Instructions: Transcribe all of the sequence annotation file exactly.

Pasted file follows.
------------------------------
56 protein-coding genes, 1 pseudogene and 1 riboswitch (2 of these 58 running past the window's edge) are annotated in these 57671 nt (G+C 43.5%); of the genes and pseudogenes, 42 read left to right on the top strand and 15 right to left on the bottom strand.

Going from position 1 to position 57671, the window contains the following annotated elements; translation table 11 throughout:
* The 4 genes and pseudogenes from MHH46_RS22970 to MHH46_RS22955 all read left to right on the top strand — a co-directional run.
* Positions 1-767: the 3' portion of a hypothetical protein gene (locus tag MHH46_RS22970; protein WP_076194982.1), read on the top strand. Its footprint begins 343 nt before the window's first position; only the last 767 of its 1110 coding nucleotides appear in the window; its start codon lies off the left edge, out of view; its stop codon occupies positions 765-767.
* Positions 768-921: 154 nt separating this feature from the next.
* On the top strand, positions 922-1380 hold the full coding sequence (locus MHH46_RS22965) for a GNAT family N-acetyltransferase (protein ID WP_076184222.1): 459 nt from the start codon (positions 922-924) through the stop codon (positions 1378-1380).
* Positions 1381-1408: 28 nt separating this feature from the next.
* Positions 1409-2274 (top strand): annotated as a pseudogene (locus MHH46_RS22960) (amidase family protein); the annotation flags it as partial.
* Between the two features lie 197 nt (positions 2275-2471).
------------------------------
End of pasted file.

56 protein-coding genes, 1 pseudogene and 1 riboswitch (2 of these 58 running past the window's edge) are annotated in these 57671 nt (G+C 43.5%); of the genes and pseudogenes, 42 read left to right on the top strand and 15 right to left on the bottom strand.

Going from position 1 to position 57671, the window contains the following annotated elements; translation table 11 throughout:
* The 4 genes and pseudogenes from MHH46_RS22970 to MHH46_RS22955 all read left to right on the top strand — a co-directional run.
* Positions 1-767: the 3' portion of a hypothetical protein gene (locus tag MHH46_RS22970; protein WP_076194982.1), read on the top strand. Its footprint begins 343 nt before the window's first position; only the last 767 of its 1110 coding nucleotides appear in the window; its start codon lies off the left edge, out of view; its stop codon occupies positions 765-767.
* Positions 768-921: 154 nt separating this feature from the next.
* On the top strand, positions 922-1380 hold the full coding sequence (locus MHH46_RS22965) for a GNAT family N-acetyltransferase (protein ID WP_076184222.1): 459 nt from the start codon (positions 922-924) through the stop codon (positions 1378-1380).
* Positions 1381-1408: 28 nt separating this feature from the next.
* Positions 1409-2274 (top strand): annotated as a pseudogene (locus MHH46_RS22960) (amidase family protein); the annotation flags it as partial.
* Between the two features lie 197 nt (positions 2275-2471).